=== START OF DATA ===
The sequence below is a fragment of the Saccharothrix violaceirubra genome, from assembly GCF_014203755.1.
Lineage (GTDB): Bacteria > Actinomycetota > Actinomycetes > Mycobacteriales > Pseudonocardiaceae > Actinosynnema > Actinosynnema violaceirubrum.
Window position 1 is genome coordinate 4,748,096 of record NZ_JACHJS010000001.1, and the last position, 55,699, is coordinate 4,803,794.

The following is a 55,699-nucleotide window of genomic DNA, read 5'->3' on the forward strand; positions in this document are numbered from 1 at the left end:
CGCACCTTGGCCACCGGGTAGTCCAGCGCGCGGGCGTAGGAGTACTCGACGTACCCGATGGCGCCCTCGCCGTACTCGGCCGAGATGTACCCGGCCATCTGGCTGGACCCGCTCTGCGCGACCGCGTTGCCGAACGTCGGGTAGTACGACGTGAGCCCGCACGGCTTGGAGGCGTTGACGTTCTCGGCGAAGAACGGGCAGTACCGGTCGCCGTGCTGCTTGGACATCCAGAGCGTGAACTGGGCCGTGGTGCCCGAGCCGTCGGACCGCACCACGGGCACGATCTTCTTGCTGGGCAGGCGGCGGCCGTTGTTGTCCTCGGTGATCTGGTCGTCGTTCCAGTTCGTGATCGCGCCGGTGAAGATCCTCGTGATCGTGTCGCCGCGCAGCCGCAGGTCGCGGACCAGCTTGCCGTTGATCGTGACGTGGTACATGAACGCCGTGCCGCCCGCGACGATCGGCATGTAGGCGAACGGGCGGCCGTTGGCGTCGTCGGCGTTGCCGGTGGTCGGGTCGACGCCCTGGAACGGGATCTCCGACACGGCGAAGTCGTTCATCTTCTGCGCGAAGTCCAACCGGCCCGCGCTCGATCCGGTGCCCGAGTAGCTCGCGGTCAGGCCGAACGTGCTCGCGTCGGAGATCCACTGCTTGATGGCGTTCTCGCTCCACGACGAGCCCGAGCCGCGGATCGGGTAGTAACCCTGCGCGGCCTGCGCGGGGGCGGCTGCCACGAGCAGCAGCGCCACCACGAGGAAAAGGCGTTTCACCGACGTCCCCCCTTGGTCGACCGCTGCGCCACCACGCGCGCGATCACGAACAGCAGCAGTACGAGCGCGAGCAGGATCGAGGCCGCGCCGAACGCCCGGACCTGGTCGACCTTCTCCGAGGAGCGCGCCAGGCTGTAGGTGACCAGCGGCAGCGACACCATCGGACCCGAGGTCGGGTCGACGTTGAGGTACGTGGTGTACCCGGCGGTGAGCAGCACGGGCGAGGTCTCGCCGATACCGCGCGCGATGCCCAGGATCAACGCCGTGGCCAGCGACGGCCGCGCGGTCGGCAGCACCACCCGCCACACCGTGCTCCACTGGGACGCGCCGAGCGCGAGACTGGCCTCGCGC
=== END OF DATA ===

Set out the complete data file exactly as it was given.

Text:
The sequence below is a fragment of the Saccharothrix violaceirubra genome, from assembly GCF_014203755.1.
Lineage (GTDB): Bacteria > Actinomycetota > Actinomycetes > Mycobacteriales > Pseudonocardiaceae > Actinosynnema > Actinosynnema violaceirubrum.
Window position 1 is genome coordinate 4,748,096 of record NZ_JACHJS010000001.1, and the last position, 55,699, is coordinate 4,803,794.

The following is a 55,699-nucleotide window of genomic DNA, read 5'->3' on the forward strand; positions in this document are numbered from 1 at the left end:
CGCACCTTGGCCACCGGGTAGTCCAGCGCGCGGGCGTAGGAGTACTCGACGTACCCGATGGCGCCCTCGCCGTACTCGGCCGAGATGTACCCGGCCATCTGGCTGGACCCGCTCTGCGCGACCGCGTTGCCGAACGTCGGGTAGTACGACGTGAGCCCGCACGGCTTGGAGGCGTTGACGTTCTCGGCGAAGAACGGGCAGTACCGGTCGCCGTGCTGCTTGGACATCCAGAGCGTGAACTGGGCCGTGGTGCCCGAGCCGTCGGACCGCACCACGGGCACGATCTTCTTGCTGGGCAGGCGGCGGCCGTTGTTGTCCTCGGTGATCTGGTCGTCGTTCCAGTTCGTGATCGCGCCGGTGAAGATCCTCGTGATCGTGTCGCCGCGCAGCCGCAGGTCGCGGACCAGCTTGCCGTTGATCGTGACGTGGTACATGAACGCCGTGCCGCCCGCGACGATCGGCATGTAGGCGAACGGGCGGCCGTTGGCGTCGTCGGCGTTGCCGGTGGTCGGGTCGACGCCCTGGAACGGGATCTCCGACACGGCGAAGTCGTTCATCTTCTGCGCGAAGTCCAACCGGCCCGCGCTCGATCCGGTGCCCGAGTAGCTCGCGGTCAGGCCGAACGTGCTCGCGTCGGAGATCCACTGCTTGATGGCGTTCTCGCTCCACGACGAGCCCGAGCCGCGGATCGGGTAGTAACCCTGCGCGGCCTGCGCGGGGGCGGCTGCCACGAGCAGCAGCGCCACCACGAGGAAAAGGCGTTTCACCGACGTCCCCCCTTGGTCGACCGCTGCGCCACCACGCGCGCGATCACGAACAGCAGCAGTACGAGCGCGAGCAGGATCGAGGCCGCGCCGAACGCCCGGACCTGGTCGACCTTCTCCGAGGAGCGCGCCAGGCTGTAGGTGACCAGCGGCAGCGACACCATCGGACCCGAGGTCGGGTCGACGTTGAGGTACGTGGTGTACCCGGCGGTGAGCAGCACGGGCGAGGTCTCGCCGATACCGCGCGCGATGCCCAGGATCAACGCCGTGGCCAGCGACGGCCGCGCGGTCGGCAGCACCACCCGCCACACCGTGCTCCACTGGGACGCGCCGAGCGCGAGACTGGCCTCGCGC